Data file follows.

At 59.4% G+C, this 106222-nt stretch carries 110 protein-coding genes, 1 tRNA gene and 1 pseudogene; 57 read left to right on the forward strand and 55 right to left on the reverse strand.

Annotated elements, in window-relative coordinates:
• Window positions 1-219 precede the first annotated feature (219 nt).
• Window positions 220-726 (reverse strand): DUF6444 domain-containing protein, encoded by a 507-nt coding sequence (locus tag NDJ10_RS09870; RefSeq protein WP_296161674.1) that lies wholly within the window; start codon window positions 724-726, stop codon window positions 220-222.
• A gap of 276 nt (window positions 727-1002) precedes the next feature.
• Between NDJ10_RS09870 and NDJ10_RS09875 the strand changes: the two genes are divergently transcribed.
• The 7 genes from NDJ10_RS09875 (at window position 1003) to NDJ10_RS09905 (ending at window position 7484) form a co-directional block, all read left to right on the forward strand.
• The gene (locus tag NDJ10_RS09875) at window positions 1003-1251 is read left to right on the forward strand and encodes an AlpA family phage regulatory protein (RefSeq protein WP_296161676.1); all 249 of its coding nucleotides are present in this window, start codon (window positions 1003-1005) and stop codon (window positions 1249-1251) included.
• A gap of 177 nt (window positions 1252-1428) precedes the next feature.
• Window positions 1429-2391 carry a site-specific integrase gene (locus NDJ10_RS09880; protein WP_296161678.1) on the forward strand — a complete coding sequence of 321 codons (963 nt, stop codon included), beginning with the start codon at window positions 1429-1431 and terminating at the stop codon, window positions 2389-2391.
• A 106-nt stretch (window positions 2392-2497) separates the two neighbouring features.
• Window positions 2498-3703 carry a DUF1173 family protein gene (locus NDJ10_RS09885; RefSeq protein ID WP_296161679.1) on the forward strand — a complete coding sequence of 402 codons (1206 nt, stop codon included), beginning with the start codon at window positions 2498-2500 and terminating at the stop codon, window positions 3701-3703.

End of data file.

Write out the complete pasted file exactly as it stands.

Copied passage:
At 59.4% G+C, this 106222-nt stretch carries 110 protein-coding genes, 1 tRNA gene and 1 pseudogene; 57 read left to right on the forward strand and 55 right to left on the reverse strand.

Annotated elements, in window-relative coordinates:
• Window positions 1-219 precede the first annotated feature (219 nt).
• Window positions 220-726 (reverse strand): DUF6444 domain-containing protein, encoded by a 507-nt coding sequence (locus tag NDJ10_RS09870; RefSeq protein WP_296161674.1) that lies wholly within the window; start codon window positions 724-726, stop codon window positions 220-222.
• A gap of 276 nt (window positions 727-1002) precedes the next feature.
• Between NDJ10_RS09870 and NDJ10_RS09875 the strand changes: the two genes are divergently transcribed.
• The 7 genes from NDJ10_RS09875 (at window position 1003) to NDJ10_RS09905 (ending at window position 7484) form a co-directional block, all read left to right on the forward strand.
• The gene (locus tag NDJ10_RS09875) at window positions 1003-1251 is read left to right on the forward strand and encodes an AlpA family phage regulatory protein (RefSeq protein WP_296161676.1); all 249 of its coding nucleotides are present in this window, start codon (window positions 1003-1005) and stop codon (window positions 1249-1251) included.
• A gap of 177 nt (window positions 1252-1428) precedes the next feature.
• Window positions 1429-2391 carry a site-specific integrase gene (locus NDJ10_RS09880; protein WP_296161678.1) on the forward strand — a complete coding sequence of 321 codons (963 nt, stop codon included), beginning with the start codon at window positions 1429-1431 and terminating at the stop codon, window positions 2389-2391.
• A 106-nt stretch (window positions 2392-2497) separates the two neighbouring features.
• Window positions 2498-3703 carry a DUF1173 family protein gene (locus NDJ10_RS09885; RefSeq protein ID WP_296161679.1) on the forward strand — a complete coding sequence of 402 codons (1206 nt, stop codon included), beginning with the start codon at window positions 2498-2500 and terminating at the stop codon, window positions 3701-3703.